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Community Building after Natural Disasters: Lessons Learned from Japan and Katrina

As the 10-year anniversary of Hurricane Katrina is upon us, my own personal reflections are rooted in two different disasters, on two separate continents. I just returned from Tokyo this past week where United Way is expanding and formalizing its presence to continue the great work that has been underway for years in communities throughout the country.

While there, I visited Ishinomaki, Kamaishi, and Minamisanriku; the three communities most impacted by the Great East Japan Tsunami of 2011 that killed more than 15,000 people and forced the evacuation of nearly half a million more. The earthquake, that triggered the tsunami, was the most powerful ever to hit Japan and the fourth most powerful in recorded world history.

In both the Gulf Coast of the United States and eastern seaboard of Japan, United Way has been working with community leaders and organizations of all sizes to help these communities rebuild. United Way’s work is fueled by the support of more than ten million annual donors worldwide. 

Since 2011, our partner in the region, Central Community Chest of Japan (CCCJ) has been leading extraordinary recovery efforts. Funds and volunteer sites are addressing everything from housing and basic infrastructure (water, heat and electricity) to places to shop, child care, and mobile libraries and schools.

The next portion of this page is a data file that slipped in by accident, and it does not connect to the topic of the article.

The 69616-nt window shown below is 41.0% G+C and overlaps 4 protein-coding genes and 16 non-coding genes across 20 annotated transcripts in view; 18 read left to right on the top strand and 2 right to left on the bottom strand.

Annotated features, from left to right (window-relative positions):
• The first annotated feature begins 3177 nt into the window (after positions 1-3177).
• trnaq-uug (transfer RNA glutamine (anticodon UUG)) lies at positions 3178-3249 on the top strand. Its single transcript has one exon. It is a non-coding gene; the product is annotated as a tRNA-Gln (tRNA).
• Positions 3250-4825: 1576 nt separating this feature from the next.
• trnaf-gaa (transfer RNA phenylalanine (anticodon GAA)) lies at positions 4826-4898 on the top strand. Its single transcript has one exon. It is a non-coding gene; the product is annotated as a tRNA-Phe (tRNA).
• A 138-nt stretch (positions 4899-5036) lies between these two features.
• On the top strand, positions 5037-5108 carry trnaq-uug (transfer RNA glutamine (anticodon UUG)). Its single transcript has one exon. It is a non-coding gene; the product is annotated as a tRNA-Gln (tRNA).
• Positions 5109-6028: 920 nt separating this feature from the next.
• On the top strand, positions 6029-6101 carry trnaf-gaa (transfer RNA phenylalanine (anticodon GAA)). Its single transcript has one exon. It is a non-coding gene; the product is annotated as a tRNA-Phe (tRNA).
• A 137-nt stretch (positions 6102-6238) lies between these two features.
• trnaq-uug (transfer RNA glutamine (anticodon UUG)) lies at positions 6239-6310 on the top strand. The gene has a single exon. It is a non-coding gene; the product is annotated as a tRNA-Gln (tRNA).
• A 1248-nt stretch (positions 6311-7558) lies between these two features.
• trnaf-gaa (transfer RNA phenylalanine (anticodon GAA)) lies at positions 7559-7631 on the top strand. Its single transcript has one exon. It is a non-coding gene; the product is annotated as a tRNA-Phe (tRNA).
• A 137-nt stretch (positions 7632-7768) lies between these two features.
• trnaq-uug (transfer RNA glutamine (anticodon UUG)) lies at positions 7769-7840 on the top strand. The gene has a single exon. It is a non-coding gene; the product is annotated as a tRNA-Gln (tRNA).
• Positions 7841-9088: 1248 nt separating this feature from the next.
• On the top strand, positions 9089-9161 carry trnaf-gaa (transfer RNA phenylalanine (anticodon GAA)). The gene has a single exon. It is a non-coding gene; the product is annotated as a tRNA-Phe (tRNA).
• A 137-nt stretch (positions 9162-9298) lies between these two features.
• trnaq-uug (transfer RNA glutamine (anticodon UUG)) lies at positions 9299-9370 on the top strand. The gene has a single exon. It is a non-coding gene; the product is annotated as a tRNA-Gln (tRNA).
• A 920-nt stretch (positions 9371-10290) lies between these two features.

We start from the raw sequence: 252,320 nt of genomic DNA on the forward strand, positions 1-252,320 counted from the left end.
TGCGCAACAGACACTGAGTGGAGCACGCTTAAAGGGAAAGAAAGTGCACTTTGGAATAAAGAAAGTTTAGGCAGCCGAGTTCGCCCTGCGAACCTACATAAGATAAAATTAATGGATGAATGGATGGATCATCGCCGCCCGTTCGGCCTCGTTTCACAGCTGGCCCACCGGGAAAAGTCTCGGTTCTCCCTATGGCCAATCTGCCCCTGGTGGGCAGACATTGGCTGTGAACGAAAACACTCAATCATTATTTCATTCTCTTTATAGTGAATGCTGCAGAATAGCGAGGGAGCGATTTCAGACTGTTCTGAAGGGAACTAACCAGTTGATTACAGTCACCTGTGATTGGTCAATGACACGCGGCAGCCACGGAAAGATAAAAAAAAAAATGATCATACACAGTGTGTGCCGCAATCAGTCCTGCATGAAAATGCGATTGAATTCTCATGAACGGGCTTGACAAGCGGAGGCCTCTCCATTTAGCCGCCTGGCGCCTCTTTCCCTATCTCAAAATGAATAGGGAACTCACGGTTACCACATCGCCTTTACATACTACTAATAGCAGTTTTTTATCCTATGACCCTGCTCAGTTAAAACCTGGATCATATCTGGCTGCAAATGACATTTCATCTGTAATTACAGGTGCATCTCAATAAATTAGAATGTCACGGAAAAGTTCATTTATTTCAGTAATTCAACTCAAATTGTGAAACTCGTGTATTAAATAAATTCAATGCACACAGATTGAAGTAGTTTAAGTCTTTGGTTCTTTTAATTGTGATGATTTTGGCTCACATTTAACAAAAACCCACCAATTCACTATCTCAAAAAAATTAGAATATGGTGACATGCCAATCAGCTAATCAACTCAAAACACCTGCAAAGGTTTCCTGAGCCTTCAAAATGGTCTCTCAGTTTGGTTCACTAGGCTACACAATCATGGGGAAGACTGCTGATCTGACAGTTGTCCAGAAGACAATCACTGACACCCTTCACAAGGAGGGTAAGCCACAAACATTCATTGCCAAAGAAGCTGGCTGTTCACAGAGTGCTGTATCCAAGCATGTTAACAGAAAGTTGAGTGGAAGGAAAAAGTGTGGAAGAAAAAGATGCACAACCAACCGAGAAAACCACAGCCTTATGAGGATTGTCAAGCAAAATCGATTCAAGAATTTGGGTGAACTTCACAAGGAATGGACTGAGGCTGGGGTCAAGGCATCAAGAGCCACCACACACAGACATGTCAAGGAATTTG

Similarly, United Ways and their partners in the U.S. gulf coast have responded to hundreds of thousands of their neighbors with critical immediate and long-term needs. Together, since 2005, they’ve taken on issues like housing, medical and mental health care, child and adult care, and academic supports, among many others.

Despite these heroic efforts, complex and often overwhelming long-term need remains.

According to USA Today, more than 230,000 still await permanent housing. These communities now struggle with increases in alcohol and drug abuse, domestic violence, depression and other mental illnesses. In the Gulf Coast, it may mean residual crime, entrenched poverty, and ongoing gaps in education and development.

I’ve worked for United Way for more than 30 years, the past 13 as CEO of United Way Worldwide, and I never considered us to be focused on disaster response. Though, whether we know it or not, we all have a role to play in the rebuilding of our communities after disaster strikes—in the short and long-term. It’s ensuring that people and strategies are in place long after their need is in the headlines.  

For United Way, it’s bringing together all of the change-makers—business, government, nonprofits and citizens—to create stronger, lasting community systems. These are systems that are adaptive to need, rooted in partnership and collaboration, and measured by metrics focused on inclusive, long-term sustainability.

It’s communities with strong multi-sector partnerships that create the kind of resiliency that allows us to withstand man-made or natural disasters.

Before. During. After. Always. #XOXONPO

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